6 Essential Things to Know About Google’s OpenSocial

22 Nov 2007 (Thu)

GOOGLE’S NEWLY UNVEILED OpenSocial, “a common set of APIs for social applications across multiple websites”, has been adopted rapidly by social networks such as Engage.com, Friendster, hi5, Hyves, imeem, LinkedIn, MySpace, Ning, Oracle, orkut, Plaxo, Salesforce.com, Six Apart, Tianji, Viadeo, and XING.

Here’s a summary of a post with a similar title by Dion Hinchcliffe:

  1. OpenSocial offers the lowest common denominator, not the full richness of each platform. Like Java, write once, test everywhere is the name of the game for OpenSocial. Using the OpenSocial model, developers can create apps to run on dozens of different social networking sites, but can’t leverage the full capabilities of the site it runs on. To create a competitive product with the full richness of the underlying platform, custom coding is needed.
  2. OpenSocial is largely based on open standards. OpenSocial uses the essential browser open standards of XML, HTML, Javascript, and the data formats are all ATOM and RESTful/WOA. It also supports Flash content and functionality and most of the really popular development platforms, including Ruby on Rails. OpenSocial documentation and sample code all uses the Creative Commons licensing and Apache 2.0, and everything will be open sourced at some point.
  3. OpenSocial is a doorway to data portability AND potential security holes. A site that supports OpenSocial applications provides that application with all the people data in that user’s account. Their own info as well as their friends. Users can import/export their social data to/from sites and 3rd party app developers can knit together a person’s social data across other social sites that support OpenSocial. Michael Arrington has reported that the first OpenSocial app has been hacked. Read the rest of this entry »
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Posted by J.K. in Open Source, Possibilities, Problems, Social Media, Technology | View Comments |

Darn! An Intruder in My Blog Again

19 Mar 2007 (Mon)

SOMEONE SNEAKED into my blog and turned my “Insight#4: Of Alexa, Dmoz & Technorati” post private!

Intruder in March 2007

Who’s that? Why did s/he do that? How did s/he do that? How to stop her/him from doing the same thing again?

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Posted by J.K. in Open Source, Problems, Technology | View Comments |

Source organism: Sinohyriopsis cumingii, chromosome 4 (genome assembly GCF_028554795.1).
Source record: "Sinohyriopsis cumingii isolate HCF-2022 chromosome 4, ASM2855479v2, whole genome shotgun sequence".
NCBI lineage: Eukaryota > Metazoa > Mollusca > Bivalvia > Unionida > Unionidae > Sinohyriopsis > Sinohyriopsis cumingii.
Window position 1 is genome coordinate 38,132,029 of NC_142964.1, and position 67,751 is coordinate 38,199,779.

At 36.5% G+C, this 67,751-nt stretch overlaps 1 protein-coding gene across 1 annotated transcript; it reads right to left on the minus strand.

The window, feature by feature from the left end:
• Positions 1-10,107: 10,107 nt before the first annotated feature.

Nexus 2007: Will it lead Web 2.0 in SG?

14 Mar 2007 (Wed)

Next 2007 logo/buttonHAVE YOU HEARD of Nexus 2007? Organized by a local Web 2.0 startup called The Digital Movement, the one-day conference will be held at the NTUC Center (1 Marina Boulevard) on 24 March (Saturday) at a very low fee of $15 per person.

Nexus promises to be “a highly interactive conference where we discuss fundamental changes happening in business and technology, and how you can take a lead in them!” AND to make the event better, Nexus organizer is now using a WYSIWYG wiki to elicit and compile ideas (for example, on Session Discussions and Community Gatherings) from everyone.

What sets this event apart from prior local events seems to be the strong government, stat board and industry backing that this one managed to harness — sponsorship by StarHub and Accenture, partners from NTUC Youth and TiE Singapore, advisors from IDA, NUS, ISS, SMU, etc. and speakers from Microsoft, Salesforce.com APAC, Yahoo! SEA, Google, CNET Networks Asia Pacific, Intel China, IDC Asia/Pacific, Insead, etc. Local Web 2.0 representatives include Tomorrow.sg and Stomp.com.sg. Read the rest of this entry »

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Posted by J.K. in Asia, Events, Open Source, Singapore, Social Media, Technology | View Comments |

Insight#1: To ‘Open’ or Not to ‘Open’?

12 Jan 2007 (Fri)

“The advances in all of the arts and sciences, indeed the sum total of human knowledge, are the result of the open sharing of ideas, theories, studies and research.” – Terry Vessels

Open Source logoFOR A LONG TIME, I’ve believed in the free culture espoused by Lawrence Lessig and the open sharing of ideas, theories, studies, research advocated by Terry Vessels (above). I’ve therefore downloaded and consumed (installed, used, read, watched, listened…) lots of free software, ebooks, video, podcasts, news reports, in-depth analyses, research studies, etc. on the Internet over the past few years.

Recently, however, I’m beginning to ask myself, “Do I really believe in free culture and free exchange of ideas? Have I’ve been more the taker than the giver?” Granted that I’m normally a frank and open person. Yes, my work has been almost invariably very demanding. And yes, I’ve been blogging from time to time, sharing new things that I’ve learnt. Still, there were times when I’ve hesitated and held back. For example, I’ve kept my research study (begun in 2005) under wraps on the Net until a few days ago. Another example, I’ve been adding lots of useful information to a wiki on a sub-domain for almost two years now. Yet so far, I have chosen not to link them from my blog. Read the rest of this entry »

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Posted by J.K. in *Insights, Business, My Rock, Open Source, Politics, Possibilities, Problems, Reliability, Technology | View Comments |

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